I’ve been watching the news, reading the stories online, and listening to the voices of women relaying their experiences on the radio. Every time another victim speaks, I feel guilt for not speaking out years ago. Today, thanks to those women, I found my voice. For those who have been paying attention to all of the celebrity stories of sexual misconduct and harassment, let me tell you – it also happens here.
When I first started my career in media, I was pushed and pinned up against the back of a control room wall. The popular radio host pressed his body against mine. He held my arms back. He looked directly in my eyes and said: “If you want to go further in radio, you have to play the game.” This was done to me by a very well-known, popular, and powerful media personality here in Newfoundland. I was scared, alone, and I didn’t know what to do. I had just finished an overnight shift, and nobody else was in the radio station with me except for him. I managed to get away from him when another employee entered the building. I was shaken, but continued to work there, trying as best I could to avoid him. I even attempted to bring my concerns to the Harassment Committee at the radio station, only to find that the committee was made up of all males, including my harasser. I felt too intimidated to pursue it.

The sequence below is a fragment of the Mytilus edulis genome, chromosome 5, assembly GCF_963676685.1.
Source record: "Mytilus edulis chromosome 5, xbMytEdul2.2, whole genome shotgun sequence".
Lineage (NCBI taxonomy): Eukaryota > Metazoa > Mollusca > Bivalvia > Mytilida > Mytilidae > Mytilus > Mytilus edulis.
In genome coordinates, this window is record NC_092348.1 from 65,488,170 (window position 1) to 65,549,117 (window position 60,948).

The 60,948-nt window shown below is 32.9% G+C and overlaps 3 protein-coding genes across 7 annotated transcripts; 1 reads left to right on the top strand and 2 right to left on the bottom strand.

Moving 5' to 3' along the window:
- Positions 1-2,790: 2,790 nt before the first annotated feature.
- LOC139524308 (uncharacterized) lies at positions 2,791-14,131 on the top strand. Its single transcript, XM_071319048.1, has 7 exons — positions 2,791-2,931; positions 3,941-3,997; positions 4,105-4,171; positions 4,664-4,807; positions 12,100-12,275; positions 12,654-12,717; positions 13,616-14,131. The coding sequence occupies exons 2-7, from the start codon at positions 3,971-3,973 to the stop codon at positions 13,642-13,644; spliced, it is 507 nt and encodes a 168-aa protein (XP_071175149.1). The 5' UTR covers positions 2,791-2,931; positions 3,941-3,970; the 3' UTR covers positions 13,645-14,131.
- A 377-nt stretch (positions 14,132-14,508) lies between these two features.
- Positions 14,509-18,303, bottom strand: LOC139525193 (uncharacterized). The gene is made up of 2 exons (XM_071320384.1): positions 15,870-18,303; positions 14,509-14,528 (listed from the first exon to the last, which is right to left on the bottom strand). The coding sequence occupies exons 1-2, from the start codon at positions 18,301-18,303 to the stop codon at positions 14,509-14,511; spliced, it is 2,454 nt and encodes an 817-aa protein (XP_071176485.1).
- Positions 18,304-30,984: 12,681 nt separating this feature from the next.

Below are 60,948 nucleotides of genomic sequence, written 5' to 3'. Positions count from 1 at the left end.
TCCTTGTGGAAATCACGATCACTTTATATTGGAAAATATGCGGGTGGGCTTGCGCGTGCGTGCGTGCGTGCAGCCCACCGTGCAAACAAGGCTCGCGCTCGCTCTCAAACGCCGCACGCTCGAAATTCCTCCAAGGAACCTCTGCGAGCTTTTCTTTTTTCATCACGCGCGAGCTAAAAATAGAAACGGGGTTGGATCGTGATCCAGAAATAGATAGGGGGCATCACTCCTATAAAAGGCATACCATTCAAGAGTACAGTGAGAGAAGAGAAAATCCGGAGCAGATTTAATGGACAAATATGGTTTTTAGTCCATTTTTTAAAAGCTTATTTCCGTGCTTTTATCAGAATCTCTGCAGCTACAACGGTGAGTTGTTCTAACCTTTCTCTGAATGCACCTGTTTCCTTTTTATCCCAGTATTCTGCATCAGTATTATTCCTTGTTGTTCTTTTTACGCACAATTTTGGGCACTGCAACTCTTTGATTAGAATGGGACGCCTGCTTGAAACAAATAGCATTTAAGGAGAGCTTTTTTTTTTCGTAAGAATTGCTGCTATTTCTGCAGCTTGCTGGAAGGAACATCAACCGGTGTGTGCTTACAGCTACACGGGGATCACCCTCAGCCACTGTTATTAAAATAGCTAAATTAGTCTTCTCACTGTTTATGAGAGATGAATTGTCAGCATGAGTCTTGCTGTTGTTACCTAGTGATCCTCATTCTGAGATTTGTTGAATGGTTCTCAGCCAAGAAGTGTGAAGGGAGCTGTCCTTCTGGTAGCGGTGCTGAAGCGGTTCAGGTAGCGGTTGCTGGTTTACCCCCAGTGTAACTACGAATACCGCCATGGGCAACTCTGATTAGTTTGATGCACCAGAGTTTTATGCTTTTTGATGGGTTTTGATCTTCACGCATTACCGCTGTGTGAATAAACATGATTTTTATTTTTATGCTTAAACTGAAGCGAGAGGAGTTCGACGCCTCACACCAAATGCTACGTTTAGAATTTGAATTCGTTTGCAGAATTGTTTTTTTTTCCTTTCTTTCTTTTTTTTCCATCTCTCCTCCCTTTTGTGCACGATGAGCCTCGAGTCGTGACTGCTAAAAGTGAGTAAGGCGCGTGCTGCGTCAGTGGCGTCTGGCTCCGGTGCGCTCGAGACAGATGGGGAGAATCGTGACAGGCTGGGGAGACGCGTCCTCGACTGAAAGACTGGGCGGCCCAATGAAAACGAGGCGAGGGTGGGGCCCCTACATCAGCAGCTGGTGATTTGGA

But, I shouldn’t have been surprised, as the job itself involved a certain level of sexual harassment on a regular basis. One of our required duties was to promote the radio station in the downtown bar scene – handing out promotional materials, smiling pretty, and socializing with our listeners. At such outings, we were often met with cat-calling, ass-slapping, sexual propositions, and groping from the people we met. However, when I would complain, I was told that while I was wearing the jacket displaying the call letters and logo for all to see, then I was representing the station. They failed to address my concerns.
Although this happened to me almost 30 years ago, sadly, sexism still runs rampant in the media. I hope that this will encourage others who have similar experiences to come forward.
Kathy Rowe, 51